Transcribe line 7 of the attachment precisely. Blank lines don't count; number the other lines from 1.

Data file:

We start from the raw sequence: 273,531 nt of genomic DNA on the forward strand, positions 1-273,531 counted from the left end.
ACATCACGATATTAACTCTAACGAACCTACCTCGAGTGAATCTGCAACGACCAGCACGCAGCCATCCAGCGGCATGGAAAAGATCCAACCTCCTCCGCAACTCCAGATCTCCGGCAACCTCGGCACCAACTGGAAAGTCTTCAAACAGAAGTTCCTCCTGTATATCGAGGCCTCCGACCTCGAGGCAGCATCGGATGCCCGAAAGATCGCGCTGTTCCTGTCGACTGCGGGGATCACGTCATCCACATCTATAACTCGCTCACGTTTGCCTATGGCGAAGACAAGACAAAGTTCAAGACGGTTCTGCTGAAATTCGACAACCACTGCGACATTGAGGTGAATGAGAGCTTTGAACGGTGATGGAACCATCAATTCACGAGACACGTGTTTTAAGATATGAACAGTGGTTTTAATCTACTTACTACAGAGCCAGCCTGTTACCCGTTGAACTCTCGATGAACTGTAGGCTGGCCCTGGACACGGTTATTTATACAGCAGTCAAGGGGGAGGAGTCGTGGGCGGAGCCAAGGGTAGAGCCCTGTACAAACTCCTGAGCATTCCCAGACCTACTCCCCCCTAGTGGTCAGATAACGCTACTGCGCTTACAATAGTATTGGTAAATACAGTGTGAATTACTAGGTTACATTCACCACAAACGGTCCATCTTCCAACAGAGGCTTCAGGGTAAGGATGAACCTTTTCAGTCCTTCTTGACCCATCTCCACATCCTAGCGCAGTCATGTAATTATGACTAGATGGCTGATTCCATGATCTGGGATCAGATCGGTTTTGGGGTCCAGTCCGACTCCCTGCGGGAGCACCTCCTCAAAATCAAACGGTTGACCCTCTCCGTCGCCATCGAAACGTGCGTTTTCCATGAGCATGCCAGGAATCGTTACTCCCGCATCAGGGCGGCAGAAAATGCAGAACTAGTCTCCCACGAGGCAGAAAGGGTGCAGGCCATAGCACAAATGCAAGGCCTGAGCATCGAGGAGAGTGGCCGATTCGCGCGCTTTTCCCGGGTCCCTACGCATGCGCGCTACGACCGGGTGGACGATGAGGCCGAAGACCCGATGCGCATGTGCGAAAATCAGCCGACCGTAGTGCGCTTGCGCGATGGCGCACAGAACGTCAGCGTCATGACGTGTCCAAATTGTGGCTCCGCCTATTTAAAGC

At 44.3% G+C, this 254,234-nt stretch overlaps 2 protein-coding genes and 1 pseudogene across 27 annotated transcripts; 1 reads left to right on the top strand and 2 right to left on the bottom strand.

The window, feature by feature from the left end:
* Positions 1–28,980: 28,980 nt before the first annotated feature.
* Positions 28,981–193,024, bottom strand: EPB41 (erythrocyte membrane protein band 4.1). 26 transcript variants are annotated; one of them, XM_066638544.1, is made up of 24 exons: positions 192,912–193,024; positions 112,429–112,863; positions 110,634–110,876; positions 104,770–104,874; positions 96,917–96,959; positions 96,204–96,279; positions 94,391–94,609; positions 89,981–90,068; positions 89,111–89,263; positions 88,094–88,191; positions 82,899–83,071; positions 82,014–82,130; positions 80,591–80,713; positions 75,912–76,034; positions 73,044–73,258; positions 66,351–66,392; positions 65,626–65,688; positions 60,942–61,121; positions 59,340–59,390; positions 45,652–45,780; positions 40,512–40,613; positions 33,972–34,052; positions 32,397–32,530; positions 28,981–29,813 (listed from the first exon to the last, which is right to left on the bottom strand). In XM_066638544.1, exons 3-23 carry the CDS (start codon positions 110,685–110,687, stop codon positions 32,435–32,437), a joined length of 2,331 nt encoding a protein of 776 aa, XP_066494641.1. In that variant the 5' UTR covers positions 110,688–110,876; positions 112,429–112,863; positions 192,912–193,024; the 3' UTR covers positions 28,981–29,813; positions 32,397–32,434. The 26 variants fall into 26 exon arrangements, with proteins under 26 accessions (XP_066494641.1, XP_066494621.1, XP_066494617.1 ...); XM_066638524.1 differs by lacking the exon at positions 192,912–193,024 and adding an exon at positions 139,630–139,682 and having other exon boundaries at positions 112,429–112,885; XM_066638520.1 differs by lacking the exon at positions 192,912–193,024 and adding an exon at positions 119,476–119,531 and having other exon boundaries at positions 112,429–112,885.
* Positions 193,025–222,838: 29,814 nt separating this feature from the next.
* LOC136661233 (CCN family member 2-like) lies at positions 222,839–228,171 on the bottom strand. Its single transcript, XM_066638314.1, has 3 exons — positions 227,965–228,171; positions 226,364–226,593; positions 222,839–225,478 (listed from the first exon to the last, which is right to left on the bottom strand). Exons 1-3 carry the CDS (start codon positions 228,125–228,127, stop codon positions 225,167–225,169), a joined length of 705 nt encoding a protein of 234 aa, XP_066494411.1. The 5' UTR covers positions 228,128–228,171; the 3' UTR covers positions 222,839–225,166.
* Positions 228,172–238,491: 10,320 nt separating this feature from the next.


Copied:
* Positions 193,025–222,838: 29,814 nt separating this feature from the next.